Roots of the Next Financial Crisis: The Last One’s Veterans Give Views

Monday, April 25, 2016

The following is an excerpt from Reuters' Financial Regulation Forum blog. Read the original article in its entirety here.

There is a general consensus that the next financial crisis will follow the familiar arc of bubble, falling asset values, a run, credit/liquidity crunch, finger-pointing, new regulation, financial innovation, and unintended consequences for both regulation and innovation. There is less consensus about the where, when, how, and why.

Perceived risks range from disruptive financial technologies and shadow banking to political turmoil in Brazil and economic weakness in China.

I asked experts including policy veterans of the last crisis for their thoughts on the near-term probability of another one, including their views on sources of risk listed below. Their responses, which reflect their own views and not necessarily the views of the organizations that they work for, are set out below this list.

Gaurav Vasisht, Director of Financial Regulation, the Volcker Alliance; Executive Deputy Superintendent of the Banking Division of the New York State Department of Financial Services (2012 – 2013).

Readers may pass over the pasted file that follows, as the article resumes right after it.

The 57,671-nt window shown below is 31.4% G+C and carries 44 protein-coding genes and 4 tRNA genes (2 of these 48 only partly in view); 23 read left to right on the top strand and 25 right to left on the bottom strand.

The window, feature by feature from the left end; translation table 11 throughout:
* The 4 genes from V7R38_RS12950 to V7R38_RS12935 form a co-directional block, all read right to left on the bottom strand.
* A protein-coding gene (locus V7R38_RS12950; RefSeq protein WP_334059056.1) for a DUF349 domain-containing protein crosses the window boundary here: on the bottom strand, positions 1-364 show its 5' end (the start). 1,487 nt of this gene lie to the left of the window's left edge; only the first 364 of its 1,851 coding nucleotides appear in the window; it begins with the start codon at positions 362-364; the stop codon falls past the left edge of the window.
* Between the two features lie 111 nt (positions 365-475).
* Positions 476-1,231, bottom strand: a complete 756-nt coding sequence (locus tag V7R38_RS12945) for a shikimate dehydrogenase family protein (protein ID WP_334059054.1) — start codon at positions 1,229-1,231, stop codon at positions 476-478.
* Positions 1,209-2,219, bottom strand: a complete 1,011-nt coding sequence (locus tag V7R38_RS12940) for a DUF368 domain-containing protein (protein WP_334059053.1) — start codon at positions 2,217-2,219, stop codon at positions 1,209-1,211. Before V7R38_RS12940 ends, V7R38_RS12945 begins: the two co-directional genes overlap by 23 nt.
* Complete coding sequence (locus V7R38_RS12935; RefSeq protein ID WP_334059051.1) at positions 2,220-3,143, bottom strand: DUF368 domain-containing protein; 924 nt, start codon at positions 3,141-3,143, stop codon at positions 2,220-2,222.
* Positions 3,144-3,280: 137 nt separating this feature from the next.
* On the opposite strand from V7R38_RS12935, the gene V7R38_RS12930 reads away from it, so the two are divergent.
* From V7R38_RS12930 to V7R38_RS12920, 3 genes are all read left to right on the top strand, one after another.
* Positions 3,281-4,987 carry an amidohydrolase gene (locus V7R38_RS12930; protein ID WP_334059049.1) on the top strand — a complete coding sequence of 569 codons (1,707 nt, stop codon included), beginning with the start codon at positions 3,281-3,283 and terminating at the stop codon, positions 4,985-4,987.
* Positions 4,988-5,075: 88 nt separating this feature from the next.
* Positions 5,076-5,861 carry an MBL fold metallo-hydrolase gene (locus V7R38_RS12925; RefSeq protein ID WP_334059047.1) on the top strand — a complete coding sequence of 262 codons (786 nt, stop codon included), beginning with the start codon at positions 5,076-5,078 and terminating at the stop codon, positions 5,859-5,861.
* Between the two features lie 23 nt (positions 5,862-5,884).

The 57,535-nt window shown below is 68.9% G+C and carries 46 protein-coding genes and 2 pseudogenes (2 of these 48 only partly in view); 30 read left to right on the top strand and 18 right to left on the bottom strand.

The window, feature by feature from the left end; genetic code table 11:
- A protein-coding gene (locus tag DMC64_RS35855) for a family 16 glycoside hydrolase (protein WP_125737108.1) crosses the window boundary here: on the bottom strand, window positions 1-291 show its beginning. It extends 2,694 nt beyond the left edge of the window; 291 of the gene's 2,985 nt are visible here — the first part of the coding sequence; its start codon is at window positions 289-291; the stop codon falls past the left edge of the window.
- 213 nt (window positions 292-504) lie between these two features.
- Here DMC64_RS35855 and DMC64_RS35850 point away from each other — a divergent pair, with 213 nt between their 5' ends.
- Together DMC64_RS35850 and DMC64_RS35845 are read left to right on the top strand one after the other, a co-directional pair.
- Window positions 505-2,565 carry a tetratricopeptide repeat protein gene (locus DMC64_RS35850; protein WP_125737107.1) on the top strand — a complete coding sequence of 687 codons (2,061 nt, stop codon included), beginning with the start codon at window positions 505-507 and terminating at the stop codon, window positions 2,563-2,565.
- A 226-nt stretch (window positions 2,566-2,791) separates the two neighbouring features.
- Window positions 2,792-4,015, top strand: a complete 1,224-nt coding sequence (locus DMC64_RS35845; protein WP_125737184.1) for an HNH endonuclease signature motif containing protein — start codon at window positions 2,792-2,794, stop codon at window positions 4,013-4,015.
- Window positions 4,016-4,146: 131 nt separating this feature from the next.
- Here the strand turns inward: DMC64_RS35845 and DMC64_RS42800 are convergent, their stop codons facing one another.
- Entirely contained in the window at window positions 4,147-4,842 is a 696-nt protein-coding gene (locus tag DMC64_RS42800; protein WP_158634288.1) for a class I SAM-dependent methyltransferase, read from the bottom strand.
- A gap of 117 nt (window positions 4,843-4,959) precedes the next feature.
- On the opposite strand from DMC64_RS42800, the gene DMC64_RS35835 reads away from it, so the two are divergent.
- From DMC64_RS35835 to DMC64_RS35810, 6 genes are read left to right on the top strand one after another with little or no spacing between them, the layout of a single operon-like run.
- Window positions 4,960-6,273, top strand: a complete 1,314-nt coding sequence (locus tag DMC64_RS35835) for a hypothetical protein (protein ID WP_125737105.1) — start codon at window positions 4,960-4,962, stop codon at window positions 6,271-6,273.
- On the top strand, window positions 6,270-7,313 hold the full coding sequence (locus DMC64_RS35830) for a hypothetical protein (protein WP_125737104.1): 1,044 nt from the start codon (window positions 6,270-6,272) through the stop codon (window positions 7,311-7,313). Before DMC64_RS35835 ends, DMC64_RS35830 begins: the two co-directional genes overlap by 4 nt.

Eight years following the onset of the crisis the risk of runs and fire sales remains all too real. A fundamental reason why is that financial institutions without access to the bank safety net and which operate outside the strictures of prudential regulation remain heavily reliant on runnable short term funding techniques to finance their long term assets.

This funding structure introduces in the markets the risk of runs that plagued depository institutions before deposit insurance. Given the increasing interconnectedness of the markets, including through central clearing counterparties and investment vehicles, the failure or stress of a large market participant can be transmitted astonishingly rapidly throughout the system, possibly leading to cascading market-wide failures.

Compounding matters, our regulatory framework itself remains a problem. It deprives regulators of a comprehensive understanding of the risks in the system and the tools necessary to mitigate those risks. As an example, the Federal Reserve, which has a mandate for financial stability lacks reach into systemically important parts of the financial markets, while the SEC and CFTC, which may have the reach appear to not have a stability mandate. This makes implementation of financial stability policy difficult to achieve.

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